FALLUJAH, Iraq -- Sergeant Jose Martins has a long history of helping shape 'average Joes' into tomorrow's war fighting leaders. From the 18-year-old Marine recruits he taught how to shoot, to the Iraqi soldiers he trained into drill sergeants, this 26-year-old Queens Village, N.Y., native's battlefield expertise has enriched many an aspiring warrior.
"I was a PMI (primary marksmanship instructor) at Parris Island for three years," explained the 1997 Martin Van Buren High School graduate, recalling his days teaching future Marines in South Carolina’s famed recruit depot, Parris Island, the fundamentals of shooting. "Last year, I also taught Iraqi soldiers infantry squad leader tactics and ran them through a drill instructor training course."
Now, he's back to doing what he loves: taking fledgling fighters under his wing and molding them into well-trained warriors.
In early April, approximately three weeks after his unit arrived here, Martins was appointed chief instructor of 1st Battalion, 6th Marine Regiment's eight-man Iraqi Security Forces training cadre. Their mission: train Iraq's military and police forces to completely take charge of their nation's security.
Twice every month, Martins' Marines offer a five-day-long combat leaders course, where they teach the Iraqi forces topics such as weapons handling skills, first aid in combat, and urban war fighting tactics.
As chief instructor, Martins oversees his trainers and keeps accountability of the ISF students, along with teaching a few portions of the course himself.
"I teach the detainee handling class," Martins stated. "I show soldiers the proper procedures for apprehending people they see as threats. They see the correct way to search people, and even how to take them down to the ground if they start acting up."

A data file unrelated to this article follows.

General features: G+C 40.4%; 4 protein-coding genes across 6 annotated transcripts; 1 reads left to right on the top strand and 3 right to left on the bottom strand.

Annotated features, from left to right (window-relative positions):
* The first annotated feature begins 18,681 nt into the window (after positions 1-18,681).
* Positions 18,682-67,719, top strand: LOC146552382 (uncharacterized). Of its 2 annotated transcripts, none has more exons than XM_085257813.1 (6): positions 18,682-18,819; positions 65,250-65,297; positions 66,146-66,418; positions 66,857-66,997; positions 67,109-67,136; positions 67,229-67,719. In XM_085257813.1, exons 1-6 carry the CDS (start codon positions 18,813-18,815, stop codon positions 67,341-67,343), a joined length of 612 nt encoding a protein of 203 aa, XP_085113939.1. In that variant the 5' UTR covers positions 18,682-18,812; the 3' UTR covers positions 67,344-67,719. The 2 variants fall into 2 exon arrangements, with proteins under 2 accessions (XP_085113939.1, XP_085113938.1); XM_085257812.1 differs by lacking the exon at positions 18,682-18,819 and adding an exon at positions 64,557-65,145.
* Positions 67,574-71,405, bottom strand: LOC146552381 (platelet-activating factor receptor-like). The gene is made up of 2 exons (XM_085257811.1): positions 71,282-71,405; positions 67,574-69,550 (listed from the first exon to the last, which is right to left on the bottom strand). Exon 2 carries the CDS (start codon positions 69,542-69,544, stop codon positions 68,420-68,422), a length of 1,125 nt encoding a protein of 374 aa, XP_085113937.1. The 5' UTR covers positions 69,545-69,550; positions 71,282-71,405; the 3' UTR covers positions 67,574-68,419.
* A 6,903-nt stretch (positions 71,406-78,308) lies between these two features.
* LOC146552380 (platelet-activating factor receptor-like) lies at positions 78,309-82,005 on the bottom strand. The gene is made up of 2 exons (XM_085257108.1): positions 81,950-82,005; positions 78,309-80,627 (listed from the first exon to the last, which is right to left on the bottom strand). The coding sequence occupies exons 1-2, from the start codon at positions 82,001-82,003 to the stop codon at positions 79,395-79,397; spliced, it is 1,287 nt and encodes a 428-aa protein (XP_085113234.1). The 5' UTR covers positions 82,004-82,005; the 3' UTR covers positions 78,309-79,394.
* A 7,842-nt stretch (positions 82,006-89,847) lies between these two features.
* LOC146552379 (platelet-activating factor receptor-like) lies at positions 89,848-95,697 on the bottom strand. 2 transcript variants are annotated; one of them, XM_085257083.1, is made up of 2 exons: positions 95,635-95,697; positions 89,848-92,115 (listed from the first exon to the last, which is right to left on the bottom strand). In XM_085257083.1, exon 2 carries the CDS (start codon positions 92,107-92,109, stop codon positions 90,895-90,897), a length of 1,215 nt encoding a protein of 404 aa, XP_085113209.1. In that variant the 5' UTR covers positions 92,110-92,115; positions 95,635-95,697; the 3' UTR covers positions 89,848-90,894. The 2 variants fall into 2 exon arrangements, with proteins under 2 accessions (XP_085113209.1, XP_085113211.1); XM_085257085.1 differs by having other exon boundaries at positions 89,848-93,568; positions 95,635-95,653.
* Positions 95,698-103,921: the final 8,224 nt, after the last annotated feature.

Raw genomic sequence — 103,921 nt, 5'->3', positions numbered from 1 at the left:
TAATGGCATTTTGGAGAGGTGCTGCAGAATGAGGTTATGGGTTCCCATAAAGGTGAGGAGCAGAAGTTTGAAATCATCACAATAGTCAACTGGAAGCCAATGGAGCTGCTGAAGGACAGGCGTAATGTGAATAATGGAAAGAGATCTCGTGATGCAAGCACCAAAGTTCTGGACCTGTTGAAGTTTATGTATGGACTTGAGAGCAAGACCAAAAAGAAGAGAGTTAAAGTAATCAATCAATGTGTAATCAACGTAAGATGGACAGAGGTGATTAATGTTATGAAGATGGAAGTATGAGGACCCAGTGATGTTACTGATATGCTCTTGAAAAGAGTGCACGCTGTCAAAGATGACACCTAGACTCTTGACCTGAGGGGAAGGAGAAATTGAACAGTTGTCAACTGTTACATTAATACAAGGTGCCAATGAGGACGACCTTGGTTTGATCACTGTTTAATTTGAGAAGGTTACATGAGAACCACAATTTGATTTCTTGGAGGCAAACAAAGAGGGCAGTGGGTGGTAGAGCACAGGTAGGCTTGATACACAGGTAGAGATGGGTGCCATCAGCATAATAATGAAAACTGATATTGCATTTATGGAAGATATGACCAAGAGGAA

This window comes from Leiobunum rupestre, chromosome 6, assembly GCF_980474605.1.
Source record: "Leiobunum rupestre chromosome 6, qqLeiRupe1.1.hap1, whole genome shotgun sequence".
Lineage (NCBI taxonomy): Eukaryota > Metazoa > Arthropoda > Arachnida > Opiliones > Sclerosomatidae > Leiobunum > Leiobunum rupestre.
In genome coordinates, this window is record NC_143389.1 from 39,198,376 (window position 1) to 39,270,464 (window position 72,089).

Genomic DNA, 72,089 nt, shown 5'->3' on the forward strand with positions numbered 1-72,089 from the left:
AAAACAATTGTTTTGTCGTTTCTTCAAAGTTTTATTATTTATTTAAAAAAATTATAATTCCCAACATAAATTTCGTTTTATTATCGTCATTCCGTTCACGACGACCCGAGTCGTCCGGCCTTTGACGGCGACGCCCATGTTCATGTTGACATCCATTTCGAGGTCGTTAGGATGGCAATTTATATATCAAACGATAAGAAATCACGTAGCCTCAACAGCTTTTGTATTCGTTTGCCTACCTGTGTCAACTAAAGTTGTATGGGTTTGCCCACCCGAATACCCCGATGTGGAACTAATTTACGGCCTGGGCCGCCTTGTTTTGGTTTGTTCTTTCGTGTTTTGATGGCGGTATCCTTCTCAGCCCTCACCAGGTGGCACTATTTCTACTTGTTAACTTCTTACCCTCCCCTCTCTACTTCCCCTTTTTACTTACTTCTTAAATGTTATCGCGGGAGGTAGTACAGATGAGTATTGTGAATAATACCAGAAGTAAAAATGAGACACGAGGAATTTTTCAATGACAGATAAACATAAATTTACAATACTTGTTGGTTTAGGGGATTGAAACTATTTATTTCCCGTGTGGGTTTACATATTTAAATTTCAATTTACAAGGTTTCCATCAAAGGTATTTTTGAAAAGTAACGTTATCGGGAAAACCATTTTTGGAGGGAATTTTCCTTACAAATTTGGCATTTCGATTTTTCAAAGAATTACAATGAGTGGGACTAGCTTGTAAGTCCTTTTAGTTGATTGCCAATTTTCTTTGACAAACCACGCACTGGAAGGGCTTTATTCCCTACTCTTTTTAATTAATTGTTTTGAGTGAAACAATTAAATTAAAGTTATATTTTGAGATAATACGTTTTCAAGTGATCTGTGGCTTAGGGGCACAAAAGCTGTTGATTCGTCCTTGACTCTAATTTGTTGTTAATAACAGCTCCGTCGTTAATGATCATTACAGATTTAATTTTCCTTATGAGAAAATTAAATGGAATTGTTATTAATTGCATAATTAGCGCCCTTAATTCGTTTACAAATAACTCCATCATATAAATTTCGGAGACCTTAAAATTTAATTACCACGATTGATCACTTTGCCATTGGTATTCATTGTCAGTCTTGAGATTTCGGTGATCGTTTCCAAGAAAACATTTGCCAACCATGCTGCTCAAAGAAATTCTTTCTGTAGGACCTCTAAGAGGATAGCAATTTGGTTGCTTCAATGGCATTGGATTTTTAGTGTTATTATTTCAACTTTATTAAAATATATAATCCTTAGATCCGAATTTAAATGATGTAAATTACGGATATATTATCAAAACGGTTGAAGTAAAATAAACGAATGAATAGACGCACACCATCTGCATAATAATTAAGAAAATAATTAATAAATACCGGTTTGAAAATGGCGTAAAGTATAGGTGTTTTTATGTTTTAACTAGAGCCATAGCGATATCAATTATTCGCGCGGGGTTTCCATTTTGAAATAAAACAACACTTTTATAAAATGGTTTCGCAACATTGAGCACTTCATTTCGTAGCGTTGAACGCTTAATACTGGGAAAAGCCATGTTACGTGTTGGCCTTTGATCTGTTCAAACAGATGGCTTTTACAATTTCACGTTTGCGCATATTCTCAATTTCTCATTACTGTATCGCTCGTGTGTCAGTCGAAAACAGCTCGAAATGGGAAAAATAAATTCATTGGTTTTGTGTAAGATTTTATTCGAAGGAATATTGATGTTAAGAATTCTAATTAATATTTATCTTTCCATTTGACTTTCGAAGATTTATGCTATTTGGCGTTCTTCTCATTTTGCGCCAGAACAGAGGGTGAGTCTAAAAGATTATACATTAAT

Martins warns the soldiers to use only the necessary amount of force, however.
Iraqi soldiers and policemen under Saddam Hussein's regime handled their citizens roughly, so cadre Marines teach the new security forces how to be 'firm but fair' to earn the trust of the populace.
"We tell them to be polite and not treat suspects like criminals," Martins explained.
But when the Iraqi soldiers must take down a terrorist in a firefight, the soldiers may fall back on another skill Martins empowered them with: one shot, one kill marksmanship abilities.
Many of Iraq's new troops have little experience shooting the AK-47 assault rifles they carry on patrols, so Martins and his Marines teach them proper firing positions and target sighting skills.
Soldiers learn how to quickly shoot targets at close range and rapidly reload their weapons, similar to the way they do if engaged in a firefight within Fallujah.
By the end of the course, the students have learned how to integrate all of the concepts they have learned to plan and execute an independent operation. The soldiers and policemen then return to their parent commands to resume conducting counterinsurgency operations.
Thus far, Martins' cadre has taught approximately 600 troops these basic infantry skills and plans to instruct several more during their time left in Iraq.
"All of this training will help us provide security to this area," stated Capt. Ahmad Tariq Muhammad, an officer with Iraq's Public Order Brigade paramilitary police force who attended the cadre's training course. "We see how the strongest army in the world performs, and we try to imitate what they do. We will use what we've learned to protect our citizens and their property."
Martins is only one man in a country still ravaged by terror and warfare, but he and his close-knit group of infantrymen are turning the tide on the insurgency with every class of combat leaders they train. Their commitment to this mission remains rock-steady.
"I love doing what we're doing to help the ISF get their country back on its feet," Martins stated.